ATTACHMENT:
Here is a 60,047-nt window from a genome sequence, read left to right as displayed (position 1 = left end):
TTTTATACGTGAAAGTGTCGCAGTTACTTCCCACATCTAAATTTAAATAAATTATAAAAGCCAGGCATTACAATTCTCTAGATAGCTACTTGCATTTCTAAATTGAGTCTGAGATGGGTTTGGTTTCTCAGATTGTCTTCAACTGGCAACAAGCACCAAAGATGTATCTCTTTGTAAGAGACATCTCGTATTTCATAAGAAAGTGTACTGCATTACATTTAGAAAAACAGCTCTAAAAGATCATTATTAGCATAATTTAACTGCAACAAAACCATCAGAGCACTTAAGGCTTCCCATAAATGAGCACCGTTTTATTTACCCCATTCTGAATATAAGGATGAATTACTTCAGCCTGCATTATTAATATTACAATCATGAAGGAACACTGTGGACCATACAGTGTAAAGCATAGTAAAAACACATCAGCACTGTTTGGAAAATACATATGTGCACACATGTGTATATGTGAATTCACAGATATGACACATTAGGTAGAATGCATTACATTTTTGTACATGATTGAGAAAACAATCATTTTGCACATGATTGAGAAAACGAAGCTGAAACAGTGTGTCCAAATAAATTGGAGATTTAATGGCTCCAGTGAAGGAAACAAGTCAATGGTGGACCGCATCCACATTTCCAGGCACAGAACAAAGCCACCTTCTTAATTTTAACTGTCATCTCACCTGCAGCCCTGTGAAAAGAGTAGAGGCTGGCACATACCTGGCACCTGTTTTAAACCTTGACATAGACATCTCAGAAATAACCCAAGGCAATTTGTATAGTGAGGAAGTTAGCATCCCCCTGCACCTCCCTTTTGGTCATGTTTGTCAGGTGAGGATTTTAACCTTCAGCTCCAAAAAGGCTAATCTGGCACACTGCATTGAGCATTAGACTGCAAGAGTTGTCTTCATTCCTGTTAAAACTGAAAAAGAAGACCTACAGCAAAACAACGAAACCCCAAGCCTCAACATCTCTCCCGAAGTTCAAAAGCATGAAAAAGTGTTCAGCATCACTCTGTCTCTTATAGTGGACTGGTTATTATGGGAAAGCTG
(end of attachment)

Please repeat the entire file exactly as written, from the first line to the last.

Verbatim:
Here is a 60,047-nt window from a genome sequence, read left to right as displayed (position 1 = left end):
TTTTATACGTGAAAGTGTCGCAGTTACTTCCCACATCTAAATTTAAATAAATTATAAAAGCCAGGCATTACAATTCTCTAGATAGCTACTTGCATTTCTAAATTGAGTCTGAGATGGGTTTGGTTTCTCAGATTGTCTTCAACTGGCAACAAGCACCAAAGATGTATCTCTTTGTAAGAGACATCTCGTATTTCATAAGAAAGTGTACTGCATTACATTTAGAAAAACAGCTCTAAAAGATCATTATTAGCATAATTTAACTGCAACAAAACCATCAGAGCACTTAAGGCTTCCCATAAATGAGCACCGTTTTATTTACCCCATTCTGAATATAAGGATGAATTACTTCAGCCTGCATTATTAATATTACAATCATGAAGGAACACTGTGGACCATACAGTGTAAAGCATAGTAAAAACACATCAGCACTGTTTGGAAAATACATATGTGCACACATGTGTATATGTGAATTCACAGATATGACACATTAGGTAGAATGCATTACATTTTTGTACATGATTGAGAAAACAATCATTTTGCACATGATTGAGAAAACGAAGCTGAAACAGTGTGTCCAAATAAATTGGAGATTTAATGGCTCCAGTGAAGGAAACAAGTCAATGGTGGACCGCATCCACATTTCCAGGCACAGAACAAAGCCACCTTCTTAATTTTAACTGTCATCTCACCTGCAGCCCTGTGAAAAGAGTAGAGGCTGGCACATACCTGGCACCTGTTTTAAACCTTGACATAGACATCTCAGAAATAACCCAAGGCAATTTGTATAGTGAGGAAGTTAGCATCCCCCTGCACCTCCCTTTTGGTCATGTTTGTCAGGTGAGGATTTTAACCTTCAGCTCCAAAAAGGCTAATCTGGCACACTGCATTGAGCATTAGACTGCAAGAGTTGTCTTCATTCCTGTTAAAACTGAAAAAGAAGACCTACAGCAAAACAACGAAACCCCAAGCCTCAACATCTCTCCCGAAGTTCAAAAGCATGAAAAAGTGTTCAGCATCACTCTGTCTCTTATAGTGGACTGGTTATTATGGGAAAGCTG